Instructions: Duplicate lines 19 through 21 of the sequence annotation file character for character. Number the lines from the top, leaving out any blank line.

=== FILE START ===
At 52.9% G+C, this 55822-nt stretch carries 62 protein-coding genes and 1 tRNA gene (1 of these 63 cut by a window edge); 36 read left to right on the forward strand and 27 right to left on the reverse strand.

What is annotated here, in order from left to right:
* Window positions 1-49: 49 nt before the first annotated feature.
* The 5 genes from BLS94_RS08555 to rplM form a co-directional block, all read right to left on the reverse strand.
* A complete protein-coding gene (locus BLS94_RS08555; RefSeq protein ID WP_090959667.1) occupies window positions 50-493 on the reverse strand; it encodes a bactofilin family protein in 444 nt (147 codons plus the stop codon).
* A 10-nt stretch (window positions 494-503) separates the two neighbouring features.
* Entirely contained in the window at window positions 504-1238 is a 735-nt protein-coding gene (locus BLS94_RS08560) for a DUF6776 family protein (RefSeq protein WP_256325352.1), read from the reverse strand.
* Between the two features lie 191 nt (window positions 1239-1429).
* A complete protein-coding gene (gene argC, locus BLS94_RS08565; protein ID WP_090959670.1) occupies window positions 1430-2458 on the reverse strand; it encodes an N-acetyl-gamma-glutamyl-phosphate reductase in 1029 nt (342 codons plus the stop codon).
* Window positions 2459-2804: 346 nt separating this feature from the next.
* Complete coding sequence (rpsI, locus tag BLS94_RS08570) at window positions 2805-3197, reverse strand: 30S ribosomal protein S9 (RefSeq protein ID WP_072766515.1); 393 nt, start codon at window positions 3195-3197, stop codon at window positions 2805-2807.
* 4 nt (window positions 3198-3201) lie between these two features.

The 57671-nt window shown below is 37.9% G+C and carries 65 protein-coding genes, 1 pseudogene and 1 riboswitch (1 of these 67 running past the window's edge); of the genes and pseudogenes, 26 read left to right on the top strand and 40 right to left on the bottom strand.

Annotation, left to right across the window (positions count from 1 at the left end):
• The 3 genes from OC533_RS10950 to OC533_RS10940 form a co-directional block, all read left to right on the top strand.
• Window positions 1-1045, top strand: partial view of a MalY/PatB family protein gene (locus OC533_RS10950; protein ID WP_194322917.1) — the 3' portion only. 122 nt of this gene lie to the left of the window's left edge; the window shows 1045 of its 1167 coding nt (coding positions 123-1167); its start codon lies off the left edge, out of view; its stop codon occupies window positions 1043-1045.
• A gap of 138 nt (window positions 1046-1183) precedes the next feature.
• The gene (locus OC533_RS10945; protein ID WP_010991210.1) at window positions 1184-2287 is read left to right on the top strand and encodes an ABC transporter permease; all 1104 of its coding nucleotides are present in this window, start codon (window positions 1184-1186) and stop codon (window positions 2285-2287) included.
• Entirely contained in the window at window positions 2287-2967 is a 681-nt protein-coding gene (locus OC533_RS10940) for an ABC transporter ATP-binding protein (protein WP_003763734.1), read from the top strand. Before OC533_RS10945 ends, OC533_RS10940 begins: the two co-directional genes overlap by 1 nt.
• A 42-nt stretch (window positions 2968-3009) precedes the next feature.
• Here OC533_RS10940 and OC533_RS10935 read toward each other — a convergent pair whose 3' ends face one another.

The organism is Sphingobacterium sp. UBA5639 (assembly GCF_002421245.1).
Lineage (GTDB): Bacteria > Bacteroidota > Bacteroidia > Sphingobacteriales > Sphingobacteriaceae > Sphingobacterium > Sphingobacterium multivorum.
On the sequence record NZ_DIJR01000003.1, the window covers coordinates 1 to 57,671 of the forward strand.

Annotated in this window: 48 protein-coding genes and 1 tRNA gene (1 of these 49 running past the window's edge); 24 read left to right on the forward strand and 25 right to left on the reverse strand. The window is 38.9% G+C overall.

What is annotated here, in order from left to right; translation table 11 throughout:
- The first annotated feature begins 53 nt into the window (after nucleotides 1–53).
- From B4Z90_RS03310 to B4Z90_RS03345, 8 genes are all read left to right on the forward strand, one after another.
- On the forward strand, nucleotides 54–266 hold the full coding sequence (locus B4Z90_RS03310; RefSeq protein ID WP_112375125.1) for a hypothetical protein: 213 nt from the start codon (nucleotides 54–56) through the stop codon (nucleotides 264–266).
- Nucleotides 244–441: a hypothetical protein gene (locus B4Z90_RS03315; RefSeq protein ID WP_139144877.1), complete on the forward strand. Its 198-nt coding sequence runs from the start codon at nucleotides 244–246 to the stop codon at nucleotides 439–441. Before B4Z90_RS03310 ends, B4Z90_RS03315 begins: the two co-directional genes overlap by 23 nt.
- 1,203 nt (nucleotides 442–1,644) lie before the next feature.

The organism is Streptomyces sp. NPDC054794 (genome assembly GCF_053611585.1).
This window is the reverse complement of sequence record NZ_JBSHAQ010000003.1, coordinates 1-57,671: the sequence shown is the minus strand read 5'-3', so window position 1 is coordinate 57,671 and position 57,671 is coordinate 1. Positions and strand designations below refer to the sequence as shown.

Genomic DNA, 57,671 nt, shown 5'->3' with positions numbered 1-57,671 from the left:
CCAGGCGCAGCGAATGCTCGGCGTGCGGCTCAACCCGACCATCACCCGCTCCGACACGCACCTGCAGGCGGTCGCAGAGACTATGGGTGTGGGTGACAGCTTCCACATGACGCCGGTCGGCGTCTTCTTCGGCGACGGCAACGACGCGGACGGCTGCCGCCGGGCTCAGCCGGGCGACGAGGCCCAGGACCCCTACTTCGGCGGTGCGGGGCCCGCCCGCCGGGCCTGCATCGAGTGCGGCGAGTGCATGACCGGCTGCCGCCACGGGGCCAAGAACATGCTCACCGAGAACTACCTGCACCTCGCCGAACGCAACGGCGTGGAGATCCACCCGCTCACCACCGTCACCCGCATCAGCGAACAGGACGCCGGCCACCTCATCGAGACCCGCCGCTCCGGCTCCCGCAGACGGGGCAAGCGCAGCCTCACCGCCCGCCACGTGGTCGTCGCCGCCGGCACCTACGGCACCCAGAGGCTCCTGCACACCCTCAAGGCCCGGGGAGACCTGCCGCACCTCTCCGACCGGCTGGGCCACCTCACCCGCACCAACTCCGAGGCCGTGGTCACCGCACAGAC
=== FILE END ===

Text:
• Entirely contained in the window at window positions 2287-2967 is a 681-nt protein-coding gene (locus OC533_RS10940) for an ABC transporter ATP-binding protein (protein WP_003763734.1), read from the top strand. Before OC533_RS10945 ends, OC533_RS10940 begins: the two co-directional genes overlap by 1 nt.
• A 42-nt stretch (window positions 2968-3009) precedes the next feature.
• Here OC533_RS10940 and OC533_RS10935 read toward each other — a convergent pair whose 3' ends face one another.